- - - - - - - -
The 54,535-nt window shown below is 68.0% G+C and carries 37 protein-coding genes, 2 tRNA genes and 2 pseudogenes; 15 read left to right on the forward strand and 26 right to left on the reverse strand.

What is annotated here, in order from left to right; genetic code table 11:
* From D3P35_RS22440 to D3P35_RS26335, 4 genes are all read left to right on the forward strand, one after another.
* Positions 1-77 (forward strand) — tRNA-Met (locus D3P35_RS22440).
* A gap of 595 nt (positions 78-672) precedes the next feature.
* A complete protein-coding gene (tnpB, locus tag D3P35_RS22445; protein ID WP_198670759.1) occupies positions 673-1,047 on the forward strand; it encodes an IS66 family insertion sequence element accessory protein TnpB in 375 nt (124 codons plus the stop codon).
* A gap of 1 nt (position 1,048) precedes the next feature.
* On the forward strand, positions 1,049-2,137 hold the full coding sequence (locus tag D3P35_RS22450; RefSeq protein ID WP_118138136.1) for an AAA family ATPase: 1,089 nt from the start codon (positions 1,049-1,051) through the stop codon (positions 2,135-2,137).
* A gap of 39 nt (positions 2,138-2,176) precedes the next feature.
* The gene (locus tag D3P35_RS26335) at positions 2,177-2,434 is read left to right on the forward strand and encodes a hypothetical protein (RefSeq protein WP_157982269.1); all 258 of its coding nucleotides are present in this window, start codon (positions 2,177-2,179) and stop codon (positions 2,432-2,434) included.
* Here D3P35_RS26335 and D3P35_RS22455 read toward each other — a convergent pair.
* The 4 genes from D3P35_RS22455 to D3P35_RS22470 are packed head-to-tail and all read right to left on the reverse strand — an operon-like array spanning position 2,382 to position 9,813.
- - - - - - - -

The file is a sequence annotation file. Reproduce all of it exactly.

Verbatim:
The 54,535-nt window shown below is 68.0% G+C and carries 37 protein-coding genes, 2 tRNA genes and 2 pseudogenes; 15 read left to right on the forward strand and 26 right to left on the reverse strand.

What is annotated here, in order from left to right; genetic code table 11:
* From D3P35_RS22440 to D3P35_RS26335, 4 genes are all read left to right on the forward strand, one after another.
* Positions 1-77 (forward strand) — tRNA-Met (locus D3P35_RS22440).
* A gap of 595 nt (positions 78-672) precedes the next feature.
* A complete protein-coding gene (tnpB, locus tag D3P35_RS22445; protein ID WP_198670759.1) occupies positions 673-1,047 on the forward strand; it encodes an IS66 family insertion sequence element accessory protein TnpB in 375 nt (124 codons plus the stop codon).
* A gap of 1 nt (position 1,048) precedes the next feature.
* On the forward strand, positions 1,049-2,137 hold the full coding sequence (locus tag D3P35_RS22450; RefSeq protein ID WP_118138136.1) for an AAA family ATPase: 1,089 nt from the start codon (positions 1,049-1,051) through the stop codon (positions 2,135-2,137).
* A gap of 39 nt (positions 2,138-2,176) precedes the next feature.
* The gene (locus tag D3P35_RS26335) at positions 2,177-2,434 is read left to right on the forward strand and encodes a hypothetical protein (RefSeq protein WP_157982269.1); all 258 of its coding nucleotides are present in this window, start codon (positions 2,177-2,179) and stop codon (positions 2,432-2,434) included.
* Here D3P35_RS26335 and D3P35_RS22455 read toward each other — a convergent pair.
* The 4 genes from D3P35_RS22455 to D3P35_RS22470 are packed head-to-tail and all read right to left on the reverse strand — an operon-like array spanning position 2,382 to position 9,813.